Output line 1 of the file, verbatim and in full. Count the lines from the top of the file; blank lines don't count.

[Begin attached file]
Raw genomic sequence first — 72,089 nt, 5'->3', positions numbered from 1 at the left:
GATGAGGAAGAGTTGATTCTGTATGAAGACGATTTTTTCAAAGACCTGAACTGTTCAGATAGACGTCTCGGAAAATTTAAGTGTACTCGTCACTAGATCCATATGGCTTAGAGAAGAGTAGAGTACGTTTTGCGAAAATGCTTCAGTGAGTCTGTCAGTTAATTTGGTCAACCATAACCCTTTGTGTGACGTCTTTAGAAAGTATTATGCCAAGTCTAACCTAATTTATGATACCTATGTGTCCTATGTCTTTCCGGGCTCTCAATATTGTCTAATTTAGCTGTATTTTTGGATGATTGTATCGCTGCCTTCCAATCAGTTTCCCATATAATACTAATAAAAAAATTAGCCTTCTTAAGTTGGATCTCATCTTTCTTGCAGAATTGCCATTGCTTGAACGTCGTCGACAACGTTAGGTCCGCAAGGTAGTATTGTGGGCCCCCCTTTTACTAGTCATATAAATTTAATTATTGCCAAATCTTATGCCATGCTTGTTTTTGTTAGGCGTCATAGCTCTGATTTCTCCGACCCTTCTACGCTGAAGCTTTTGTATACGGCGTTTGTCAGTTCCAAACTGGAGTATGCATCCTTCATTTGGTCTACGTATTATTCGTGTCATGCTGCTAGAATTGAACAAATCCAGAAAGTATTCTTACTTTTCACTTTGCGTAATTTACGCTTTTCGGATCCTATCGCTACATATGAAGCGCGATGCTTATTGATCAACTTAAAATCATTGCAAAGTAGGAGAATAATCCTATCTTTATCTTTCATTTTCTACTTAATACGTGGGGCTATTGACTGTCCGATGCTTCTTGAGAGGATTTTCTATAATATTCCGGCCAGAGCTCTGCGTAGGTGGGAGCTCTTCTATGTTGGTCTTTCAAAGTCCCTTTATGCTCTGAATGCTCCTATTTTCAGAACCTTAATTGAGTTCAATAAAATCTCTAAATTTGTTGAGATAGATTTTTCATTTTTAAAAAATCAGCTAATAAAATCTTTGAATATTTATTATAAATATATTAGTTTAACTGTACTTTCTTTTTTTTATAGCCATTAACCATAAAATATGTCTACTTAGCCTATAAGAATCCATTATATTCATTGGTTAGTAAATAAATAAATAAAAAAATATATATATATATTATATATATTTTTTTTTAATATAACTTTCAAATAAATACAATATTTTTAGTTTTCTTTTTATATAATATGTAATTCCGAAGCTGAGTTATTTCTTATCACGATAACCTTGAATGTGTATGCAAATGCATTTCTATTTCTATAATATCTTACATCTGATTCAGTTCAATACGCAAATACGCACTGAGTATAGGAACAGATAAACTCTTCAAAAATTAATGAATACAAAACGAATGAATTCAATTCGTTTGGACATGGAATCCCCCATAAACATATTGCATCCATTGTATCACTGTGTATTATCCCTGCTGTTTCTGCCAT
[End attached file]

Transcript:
Raw genomic sequence first — 72,089 nt, 5'->3', positions numbered from 1 at the left: